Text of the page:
In the networked ecosystem, your “business” has to be about more than just your “art.” Maybe Bela Fleck said it best: “You gotta figure out what you want to teach everybody.”

The (Modern) Minstrel Wagon

Several of weeks ago, McShane Glover, a former colleague who works as a booking agent in the mid-Atlantic area, invited me to have lunch with one of her clients, Vicki Genfan. I kinda remember Vicki from my exploits back in the previous millennium. She played guitar for another former client, Dee Carstensen, and I rememeber Vicki as one of those fret-and-string-masters who makes me wonder why I bother to keep guitars around my own abode.

You don’t have to take my word for it. Vicki has graciously agreed to let me offer up a track from her double CD Up Close and Personal. Click the play button below to listen to “Atomic Reshuffle” via this player widget from Soundcloud:

(iGizmo users, sorry… the widget is Flash. <*sigh*>)

As impressed as I am with Vicki’s virtuosity on guitar, I might have been even more impressed with her mode of transportation (OK, I’m exaggerating, there really is very little that is more impressive than Vicki Genfan playing guitar, least of all a mere means of transportation…).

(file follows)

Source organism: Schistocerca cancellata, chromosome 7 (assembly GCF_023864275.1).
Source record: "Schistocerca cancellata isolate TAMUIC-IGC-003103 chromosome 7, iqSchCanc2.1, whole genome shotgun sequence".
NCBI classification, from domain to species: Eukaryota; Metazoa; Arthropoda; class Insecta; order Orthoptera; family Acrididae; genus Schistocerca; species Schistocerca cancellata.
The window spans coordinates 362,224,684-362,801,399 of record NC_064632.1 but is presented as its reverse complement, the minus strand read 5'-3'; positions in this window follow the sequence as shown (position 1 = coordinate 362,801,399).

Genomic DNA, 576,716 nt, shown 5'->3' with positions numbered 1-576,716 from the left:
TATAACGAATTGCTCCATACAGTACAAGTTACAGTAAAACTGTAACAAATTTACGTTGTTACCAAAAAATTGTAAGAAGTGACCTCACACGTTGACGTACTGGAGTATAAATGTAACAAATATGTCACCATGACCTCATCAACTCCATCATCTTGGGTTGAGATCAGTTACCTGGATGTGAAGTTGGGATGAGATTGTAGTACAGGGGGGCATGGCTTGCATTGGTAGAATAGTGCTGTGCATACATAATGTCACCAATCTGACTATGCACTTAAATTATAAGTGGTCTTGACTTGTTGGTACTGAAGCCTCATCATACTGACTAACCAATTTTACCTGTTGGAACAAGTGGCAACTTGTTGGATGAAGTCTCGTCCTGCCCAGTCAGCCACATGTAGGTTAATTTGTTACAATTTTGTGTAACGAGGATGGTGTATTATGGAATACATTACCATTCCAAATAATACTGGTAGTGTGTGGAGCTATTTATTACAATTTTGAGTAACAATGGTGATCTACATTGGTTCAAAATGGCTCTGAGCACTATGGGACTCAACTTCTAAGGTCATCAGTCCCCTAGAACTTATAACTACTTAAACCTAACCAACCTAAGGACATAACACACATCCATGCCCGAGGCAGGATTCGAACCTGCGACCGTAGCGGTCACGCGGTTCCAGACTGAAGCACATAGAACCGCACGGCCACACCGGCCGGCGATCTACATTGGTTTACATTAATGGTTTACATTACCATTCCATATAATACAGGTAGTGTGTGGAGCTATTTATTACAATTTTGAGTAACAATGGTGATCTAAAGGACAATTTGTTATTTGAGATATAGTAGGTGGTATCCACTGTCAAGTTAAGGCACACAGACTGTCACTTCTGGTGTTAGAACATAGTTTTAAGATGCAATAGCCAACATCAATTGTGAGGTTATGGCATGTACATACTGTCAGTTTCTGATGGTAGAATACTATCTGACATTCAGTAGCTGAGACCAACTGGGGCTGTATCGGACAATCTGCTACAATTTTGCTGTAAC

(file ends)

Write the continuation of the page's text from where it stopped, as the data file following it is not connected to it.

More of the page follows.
Turns out Vicki is not the only genius/goddess in the family: her traveling partner is Tay Hoyle, a systems designer and engineer of equal vision and virtuosity, an artist in her own right in a different of medium. For example, Tay was responsible for much of the interior design and engineering and actual wiring for the John Lennon Education Bus.

When I pulled into the parking lot of the strip Mall where I met Vicki and Tay for lunch, I pulled in right behind a yellow Dodge van, which turned out to be Tay and Vicki’s rolling home, studio, and stage, all rolled into one remarkably compact vehicle:

Tay and Vicki and the Yellow Minstrel Wagon

This one most impressive vehicle, and dare I say, the modern minstrel’s ultimate means of conveyance. Read More